The 1974-75 recession and the 1980-1982 recession were fixed by raising interest rates. The world economy was overheating with all of the increased leveraging of human energy with energy products. Higher short-term interest rates helped bring growth in energy prices (as well as food prices, which are very dependent on energy consumption) down to a more manageable level.

Figure 12. Three-month and ten-year interest rates through May 2019, in chart by Federal Reserve of St. Louis.

There was really a two-way interest rate fix related to the Great Recession of 2008-2009. First, when oil and other energy prices started to spike, the US Federal Reserve raised short term interest rates in the mid 2000s. This, by itself, was almost enough to cause recession. When recession started to set in, short-term interest rates were brought back down. Also, in late 2008, when oil prices were very low, the US began using Quantitative Easing to bring longer-term interest rates down, and the price of oil back up.

Figure 13. Monthly Brent oil prices with dates of US beginning and ending Quantitative Easing.

There is one recession that seems to have been the result of low oil prices, perhaps combined with other factors. That is the recession that was associated with the collapse of the central government of the Soviet Union in 1991.

[10] The recession that comes closest to the situation we seem to be heading into is the one that affected the world economy in 1991 and shortly thereafter.

If we look at Figures 2 and 5, we can see that the recession that occurred in 1991 had a moderately severe effect on the world economy. Looking back at what happened, this situation occurred when the central government of the Soviet Union collapsed after 10 years of low oil prices (1982-1991). With these low prices, the Soviet Union had not been earning enough to reinvest in new oil fields. Also, communism had proven to be a fairly inefficient method of operating the economy. The world’s self-organizing economy produced a situation in which the central government of the Soviet Union collapsed. The effect on resource consumption was very severe for the countries most involved with this collapse.

Figure 14. Total extraction of physical materials Eastern Europe, Caucasus and Central Asia, in chart by MaterialFlows.net. Amounts shown are based on the Global Material Flows Database of the UN International Resource Panel.

World oil prices have been falling too low, at least since 2012. The biggest decreases in prices have come since 2014. With energy prices already very low compared to what producers need, there is a need right now for some type of stimulus. With interest rates as low as they are today, it will be very difficult to lower interest rates much further.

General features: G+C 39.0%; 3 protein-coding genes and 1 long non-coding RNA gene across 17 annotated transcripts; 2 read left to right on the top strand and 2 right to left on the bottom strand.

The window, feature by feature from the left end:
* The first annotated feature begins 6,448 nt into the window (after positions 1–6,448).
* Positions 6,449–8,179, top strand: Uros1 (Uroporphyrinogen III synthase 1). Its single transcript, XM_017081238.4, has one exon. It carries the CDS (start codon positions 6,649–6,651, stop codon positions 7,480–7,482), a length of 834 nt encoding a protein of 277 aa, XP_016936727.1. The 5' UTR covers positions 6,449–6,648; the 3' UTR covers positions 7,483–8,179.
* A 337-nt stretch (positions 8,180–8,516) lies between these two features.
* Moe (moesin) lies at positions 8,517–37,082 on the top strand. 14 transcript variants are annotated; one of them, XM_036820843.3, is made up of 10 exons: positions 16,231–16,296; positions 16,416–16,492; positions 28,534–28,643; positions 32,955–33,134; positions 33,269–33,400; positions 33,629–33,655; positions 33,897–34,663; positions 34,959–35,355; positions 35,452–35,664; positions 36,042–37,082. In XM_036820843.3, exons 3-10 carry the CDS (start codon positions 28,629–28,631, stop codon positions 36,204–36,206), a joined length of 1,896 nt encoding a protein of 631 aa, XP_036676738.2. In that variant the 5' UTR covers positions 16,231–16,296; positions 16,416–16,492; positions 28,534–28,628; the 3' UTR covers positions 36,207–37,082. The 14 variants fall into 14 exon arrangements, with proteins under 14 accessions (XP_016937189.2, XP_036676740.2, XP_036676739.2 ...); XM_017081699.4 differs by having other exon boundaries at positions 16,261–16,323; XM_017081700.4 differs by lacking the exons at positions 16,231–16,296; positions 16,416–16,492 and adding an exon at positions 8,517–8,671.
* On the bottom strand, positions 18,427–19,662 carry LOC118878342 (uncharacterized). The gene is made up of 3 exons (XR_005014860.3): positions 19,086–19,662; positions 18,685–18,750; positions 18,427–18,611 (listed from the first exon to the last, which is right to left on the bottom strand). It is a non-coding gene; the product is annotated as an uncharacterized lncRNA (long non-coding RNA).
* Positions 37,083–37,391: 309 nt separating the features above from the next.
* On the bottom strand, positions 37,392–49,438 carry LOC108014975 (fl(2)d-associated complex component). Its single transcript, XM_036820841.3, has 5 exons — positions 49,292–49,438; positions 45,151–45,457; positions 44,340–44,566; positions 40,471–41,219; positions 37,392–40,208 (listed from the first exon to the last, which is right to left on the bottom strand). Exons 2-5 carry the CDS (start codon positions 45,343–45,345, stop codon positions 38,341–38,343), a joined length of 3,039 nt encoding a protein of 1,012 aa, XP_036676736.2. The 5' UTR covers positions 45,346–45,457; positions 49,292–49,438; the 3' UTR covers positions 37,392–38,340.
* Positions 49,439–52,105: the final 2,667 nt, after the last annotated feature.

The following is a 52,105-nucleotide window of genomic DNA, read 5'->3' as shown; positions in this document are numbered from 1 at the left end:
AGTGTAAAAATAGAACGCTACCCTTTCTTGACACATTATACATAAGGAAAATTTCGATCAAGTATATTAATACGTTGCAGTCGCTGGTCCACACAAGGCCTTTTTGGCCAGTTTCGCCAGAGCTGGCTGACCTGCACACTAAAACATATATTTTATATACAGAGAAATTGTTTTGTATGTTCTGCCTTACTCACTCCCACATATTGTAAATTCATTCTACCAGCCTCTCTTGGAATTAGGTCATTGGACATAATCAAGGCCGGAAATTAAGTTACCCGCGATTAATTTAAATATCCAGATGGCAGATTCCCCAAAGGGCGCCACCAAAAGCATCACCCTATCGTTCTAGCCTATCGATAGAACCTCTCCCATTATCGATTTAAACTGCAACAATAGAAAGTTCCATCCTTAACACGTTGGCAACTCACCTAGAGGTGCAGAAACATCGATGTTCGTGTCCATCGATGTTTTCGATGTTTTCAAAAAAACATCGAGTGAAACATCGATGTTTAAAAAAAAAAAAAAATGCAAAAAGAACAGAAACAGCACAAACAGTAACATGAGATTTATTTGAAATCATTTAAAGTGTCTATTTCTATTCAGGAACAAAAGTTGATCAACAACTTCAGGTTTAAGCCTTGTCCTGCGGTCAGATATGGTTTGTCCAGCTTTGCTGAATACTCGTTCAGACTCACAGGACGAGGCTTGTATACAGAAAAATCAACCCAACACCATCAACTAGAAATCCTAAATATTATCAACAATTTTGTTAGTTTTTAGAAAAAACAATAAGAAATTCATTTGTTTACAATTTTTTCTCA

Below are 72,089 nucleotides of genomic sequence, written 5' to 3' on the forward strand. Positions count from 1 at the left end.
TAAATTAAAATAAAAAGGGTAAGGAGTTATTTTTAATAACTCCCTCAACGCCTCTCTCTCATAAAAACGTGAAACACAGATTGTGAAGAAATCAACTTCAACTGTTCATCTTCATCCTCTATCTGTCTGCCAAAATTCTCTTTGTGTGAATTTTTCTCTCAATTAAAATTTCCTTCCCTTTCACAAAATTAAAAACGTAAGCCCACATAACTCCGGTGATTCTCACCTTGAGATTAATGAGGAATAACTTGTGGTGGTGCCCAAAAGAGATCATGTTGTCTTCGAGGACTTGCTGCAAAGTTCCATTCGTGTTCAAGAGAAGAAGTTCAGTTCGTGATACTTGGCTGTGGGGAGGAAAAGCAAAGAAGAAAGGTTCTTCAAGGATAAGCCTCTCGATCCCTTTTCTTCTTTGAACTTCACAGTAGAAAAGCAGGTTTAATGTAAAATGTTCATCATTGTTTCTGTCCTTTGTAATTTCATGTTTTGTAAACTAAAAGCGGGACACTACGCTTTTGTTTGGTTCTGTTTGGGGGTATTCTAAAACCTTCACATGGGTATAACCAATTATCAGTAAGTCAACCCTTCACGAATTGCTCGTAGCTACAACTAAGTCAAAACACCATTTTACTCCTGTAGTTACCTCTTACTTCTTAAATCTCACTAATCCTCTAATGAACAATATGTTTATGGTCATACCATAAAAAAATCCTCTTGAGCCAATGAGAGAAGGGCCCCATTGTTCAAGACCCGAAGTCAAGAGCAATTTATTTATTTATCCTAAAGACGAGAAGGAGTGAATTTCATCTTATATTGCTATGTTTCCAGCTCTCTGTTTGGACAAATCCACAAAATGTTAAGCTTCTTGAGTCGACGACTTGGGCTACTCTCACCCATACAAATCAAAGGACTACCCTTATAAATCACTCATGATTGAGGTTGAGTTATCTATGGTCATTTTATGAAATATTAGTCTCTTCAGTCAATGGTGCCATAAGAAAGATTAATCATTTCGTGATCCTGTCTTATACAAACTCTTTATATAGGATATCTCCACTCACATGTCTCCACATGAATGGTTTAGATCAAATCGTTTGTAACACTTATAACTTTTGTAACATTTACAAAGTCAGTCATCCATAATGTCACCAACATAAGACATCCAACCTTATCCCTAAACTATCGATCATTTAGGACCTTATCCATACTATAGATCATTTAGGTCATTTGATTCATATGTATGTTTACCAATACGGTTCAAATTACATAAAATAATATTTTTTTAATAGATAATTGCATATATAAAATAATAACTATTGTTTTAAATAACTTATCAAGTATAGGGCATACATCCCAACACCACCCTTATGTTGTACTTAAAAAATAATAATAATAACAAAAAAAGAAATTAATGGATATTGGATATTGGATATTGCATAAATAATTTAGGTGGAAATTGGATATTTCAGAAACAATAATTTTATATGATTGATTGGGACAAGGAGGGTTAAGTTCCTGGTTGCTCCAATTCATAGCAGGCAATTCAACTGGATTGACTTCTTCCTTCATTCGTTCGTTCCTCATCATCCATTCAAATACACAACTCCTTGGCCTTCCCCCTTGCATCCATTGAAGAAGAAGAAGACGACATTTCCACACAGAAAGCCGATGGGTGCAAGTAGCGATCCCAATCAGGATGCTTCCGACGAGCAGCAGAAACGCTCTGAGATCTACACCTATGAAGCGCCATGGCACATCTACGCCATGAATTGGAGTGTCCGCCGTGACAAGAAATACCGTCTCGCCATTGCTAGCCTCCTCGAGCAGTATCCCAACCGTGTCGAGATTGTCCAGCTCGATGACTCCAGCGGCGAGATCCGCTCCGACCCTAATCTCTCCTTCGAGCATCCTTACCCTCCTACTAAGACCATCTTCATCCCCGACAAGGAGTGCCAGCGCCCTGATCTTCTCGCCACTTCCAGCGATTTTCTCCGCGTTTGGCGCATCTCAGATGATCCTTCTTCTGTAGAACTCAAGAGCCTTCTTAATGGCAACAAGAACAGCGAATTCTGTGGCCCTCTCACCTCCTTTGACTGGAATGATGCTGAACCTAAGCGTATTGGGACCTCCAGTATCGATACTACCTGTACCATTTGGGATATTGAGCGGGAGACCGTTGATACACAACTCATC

Also, as we have seen, debt-related stimulus is not very effective at raising energy prices unless it actually raises energy consumption. What works much better is energy supply that is cheap and abundant enough that supply can be ramped up at a rate well in excess of 2% per year, to help support the growth of the economy. Suitable energy supply should be inexpensive enough to produce that it can be taxed heavily, in order to help support the rest of the economy.

Unfortunately, we cannot just walk away from economic growth because we have an economy that needs to continue to expand. One part of this need is related to the world’s population, which continues to grow. Another part of this need relates to the large amount of debt that needs to be repaid with interest. We know from recent history (as well as common sense) that when economic growth slows too much, repayment of debt with interest becomes a problem, especially for the most vulnerable borrowers. Economic growth is also needed if businesses are to receive the benefit of economies of scale. Ultimately, an expanding economy can be expected to benefit the price of a company’s stock.

Observations and Conclusions

Perhaps the best way of summing up how my model of the world economy differs from other ones is to compare it to other popular models.

The Peak Oil model says that our energy problem will be an oil supply problem. Some people believe that oil demand will rise endlessly, allowing prices to rise in a pattern following the ever-rising cost of extraction. In the view of Peak Oilers, a particular point of interest is the date when the supply of oil “peaks” and starts to decline. In the view of many, the price of oil will start to skyrocket at that point because of inadequate supply.

To their credit, Peak Oilers did understand that there was an energy bottleneck ahead, but they didn’t understand how it would work. While oil supply is an important issue, and in fact, the first issue that starts affecting the economy, total energy supply is an even more important issue. The turning point that is important is when energy consumption stops growing rapidly enough–that is, greater than the 2% per year needed to support adequate economic growth.

The growth in oil consumption first fell below the 2% level in 2005, which is the year that some observers have claimed that “conventional” (that is, free flowing, low-cost) oil production peaked. If we look at all types of energy consumption combined, growth fell below the critical 2% level in 2012. Both of these issues have made the world economy more vulnerable to recession. We experienced a recession based on prices that were too high for consumers in 2008-2009. It appears that the next bottleneck may be caused by energy prices that are too low for producers.